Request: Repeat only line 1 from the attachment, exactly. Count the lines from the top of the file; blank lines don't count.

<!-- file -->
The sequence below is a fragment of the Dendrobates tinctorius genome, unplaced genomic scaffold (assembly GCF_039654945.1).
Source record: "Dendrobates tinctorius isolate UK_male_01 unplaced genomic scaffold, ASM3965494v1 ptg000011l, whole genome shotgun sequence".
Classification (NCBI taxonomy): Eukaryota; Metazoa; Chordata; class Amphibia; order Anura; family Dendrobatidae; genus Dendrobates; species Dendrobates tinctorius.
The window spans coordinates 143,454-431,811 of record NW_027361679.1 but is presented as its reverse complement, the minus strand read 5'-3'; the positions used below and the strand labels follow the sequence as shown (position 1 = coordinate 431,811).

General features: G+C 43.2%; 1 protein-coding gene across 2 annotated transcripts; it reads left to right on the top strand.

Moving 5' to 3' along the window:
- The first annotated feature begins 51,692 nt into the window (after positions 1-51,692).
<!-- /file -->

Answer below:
The sequence below is a fragment of the Dendrobates tinctorius genome, unplaced genomic scaffold (assembly GCF_039654945.1).